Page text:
Fine Gael’s 5 Point Plan will get Ireland working and will modernise public services, protect the frontline, ensure public sector pay is not hit, and support the taxpayer according to Fine Gael’s John O’Mahony.
“Fine Gael is committed to the public service. In a time of austerity when cuts are being made across the board, Fine Gael is determined to protect vital frontline services in the public sector provided by doctors, nurses, teachers, gardaí, and local authority workers,” outlined Deputy O’Mahony.
“Other political parties scaremonger and tell lies. Fine Gael is offering a serious plan. Under our plan, the frontline will be protected, there will be no compulsory redundancies and pay will not be hit.
“The reality is quite stark: if we do not make savings in our public sector, then all staff will end up with their pay being hit or their taxes being hiked. We believe we can save over €5 billion, or one euro in 10 spent by public bodies, by confronting waste, duplication, and inefficiency. We recently set out how we anticipate making significant savings through streamlining processes by the creation of a Single Public Entitlement Service, Business Inspectorate and Licence Authority; abolishing over 145 quangos, State bodies and companies; restructuring the HSE; a one third reduction in civil service back office staff; streamlining services.”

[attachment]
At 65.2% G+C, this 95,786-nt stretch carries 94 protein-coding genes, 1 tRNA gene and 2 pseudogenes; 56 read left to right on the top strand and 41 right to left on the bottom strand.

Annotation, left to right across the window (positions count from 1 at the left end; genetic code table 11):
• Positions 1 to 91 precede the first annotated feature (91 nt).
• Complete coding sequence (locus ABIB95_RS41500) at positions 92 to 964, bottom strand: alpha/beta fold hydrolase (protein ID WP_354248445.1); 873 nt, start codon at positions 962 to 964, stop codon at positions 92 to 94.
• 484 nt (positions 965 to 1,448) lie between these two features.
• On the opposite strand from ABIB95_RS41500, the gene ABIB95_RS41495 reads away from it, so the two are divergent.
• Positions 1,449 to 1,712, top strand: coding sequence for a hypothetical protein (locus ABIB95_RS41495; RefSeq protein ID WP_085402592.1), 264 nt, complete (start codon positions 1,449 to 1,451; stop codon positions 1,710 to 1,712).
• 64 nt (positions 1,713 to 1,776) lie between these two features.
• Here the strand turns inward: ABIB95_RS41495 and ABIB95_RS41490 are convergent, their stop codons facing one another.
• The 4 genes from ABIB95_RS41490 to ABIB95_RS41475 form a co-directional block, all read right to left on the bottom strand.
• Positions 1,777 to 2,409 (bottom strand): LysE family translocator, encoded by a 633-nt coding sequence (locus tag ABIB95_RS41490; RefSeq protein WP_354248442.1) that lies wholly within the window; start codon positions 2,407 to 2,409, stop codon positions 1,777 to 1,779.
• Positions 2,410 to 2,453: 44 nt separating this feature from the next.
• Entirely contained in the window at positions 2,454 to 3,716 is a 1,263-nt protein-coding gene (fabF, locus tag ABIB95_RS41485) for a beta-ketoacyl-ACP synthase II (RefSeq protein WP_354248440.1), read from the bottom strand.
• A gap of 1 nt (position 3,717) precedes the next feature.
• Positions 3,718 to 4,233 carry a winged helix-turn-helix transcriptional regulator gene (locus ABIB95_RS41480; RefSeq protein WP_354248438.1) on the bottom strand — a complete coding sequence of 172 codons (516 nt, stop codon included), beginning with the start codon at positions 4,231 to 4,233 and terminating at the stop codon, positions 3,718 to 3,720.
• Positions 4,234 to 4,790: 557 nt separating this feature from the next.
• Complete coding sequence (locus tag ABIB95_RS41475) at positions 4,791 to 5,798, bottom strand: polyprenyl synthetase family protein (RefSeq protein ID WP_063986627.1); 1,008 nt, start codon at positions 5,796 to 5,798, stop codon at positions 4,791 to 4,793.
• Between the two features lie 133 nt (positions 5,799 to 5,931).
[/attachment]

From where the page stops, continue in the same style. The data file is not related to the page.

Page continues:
Dep O’Mahony has accused Labour and Fianna Fáil of being determined to tax all workers far more severely. “This means that all workers, including those in the public sector, will see their pay packets hit hard by Labour and Fianna Fáil,” he added.
According to Dep O’Mahony the public sector has a key role to play in rebuilding Ireland. “We believe the vast majority of public servants do an absolutely vital job and recognise that many public servants feel they are being unfairly targeted as a result of a crisis they did not create.
“Fine Gael has already committed to not increasing income tax rates, bands, or allowances for all workers. In order for us to deliver on this commitment, we must make savings across the system. If those savings are to be made we are absolutely committed to protecting the frontline service providers.”